The FDA recently proposed actions to remove trans fats, the artery clogging substance and major cause of heart disease in the U.S., according to recent New York Times article.
Under the proposal, the agency would declare partially hydrogenated oils, the source of trans fats, as unsafe. For companies, this means that they would have to prove scientifically that partially hydrogenated oils are in fact safe to the public’s health. Scientific evidence over the past years has shown the contrary.
Although some foods that you pick up off the shelves might state that they have 0% trans fat, they may actually contain some levels of trans fat. The FDA legally allows a company to market their product as having 0% trans fat if the product has less than .05% trans fat per serving. Therefore, if a product has .045% trans fat per serving, the company is allowed to put 0% on their nutrition label. However, if you eat more than 1 serving of this product, you are consuming way more artificial trans fats than you think you are! In order to find out if your packaged foods actually contain trans fat, check the ingredients list for “partially hydrogenated oils”.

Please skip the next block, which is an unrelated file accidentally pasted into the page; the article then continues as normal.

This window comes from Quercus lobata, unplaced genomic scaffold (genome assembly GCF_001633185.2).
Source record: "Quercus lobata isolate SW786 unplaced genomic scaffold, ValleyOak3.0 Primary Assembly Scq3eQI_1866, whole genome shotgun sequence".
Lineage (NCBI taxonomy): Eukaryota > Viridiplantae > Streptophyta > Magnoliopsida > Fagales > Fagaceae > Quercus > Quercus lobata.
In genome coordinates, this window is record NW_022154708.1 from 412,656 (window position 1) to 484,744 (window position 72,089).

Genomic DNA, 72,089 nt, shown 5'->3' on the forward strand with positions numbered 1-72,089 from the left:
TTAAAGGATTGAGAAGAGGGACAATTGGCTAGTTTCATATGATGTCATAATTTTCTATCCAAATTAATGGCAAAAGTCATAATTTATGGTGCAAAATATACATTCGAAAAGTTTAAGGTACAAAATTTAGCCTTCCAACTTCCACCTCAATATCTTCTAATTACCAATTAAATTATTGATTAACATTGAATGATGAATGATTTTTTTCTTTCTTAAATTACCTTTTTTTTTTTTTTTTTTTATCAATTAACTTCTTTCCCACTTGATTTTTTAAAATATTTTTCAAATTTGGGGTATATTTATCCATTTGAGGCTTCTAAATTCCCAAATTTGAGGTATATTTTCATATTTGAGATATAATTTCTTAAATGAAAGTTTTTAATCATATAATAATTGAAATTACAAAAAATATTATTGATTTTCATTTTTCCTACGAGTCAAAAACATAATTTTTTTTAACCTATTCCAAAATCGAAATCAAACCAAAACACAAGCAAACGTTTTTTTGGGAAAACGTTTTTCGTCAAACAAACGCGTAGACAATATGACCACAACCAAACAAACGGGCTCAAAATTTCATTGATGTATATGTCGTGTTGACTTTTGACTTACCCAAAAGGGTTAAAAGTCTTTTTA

Artificial trans fats are created when liquid oil is treated with hydrogen gas and made solid. These fats are long-lasting and are popular in frying and baking. They can be found in margarine, which is cheaper than butter. Research has shown that trans fats are the worst kinds of fat because they raise the levels of LDL (bad cholesterol and can lower the levels of HDL (good cholesterol).
The agency’s commissioner said that the new rule could prevent 20,000 heart attacks and 7,000 deaths from heart disease each year.
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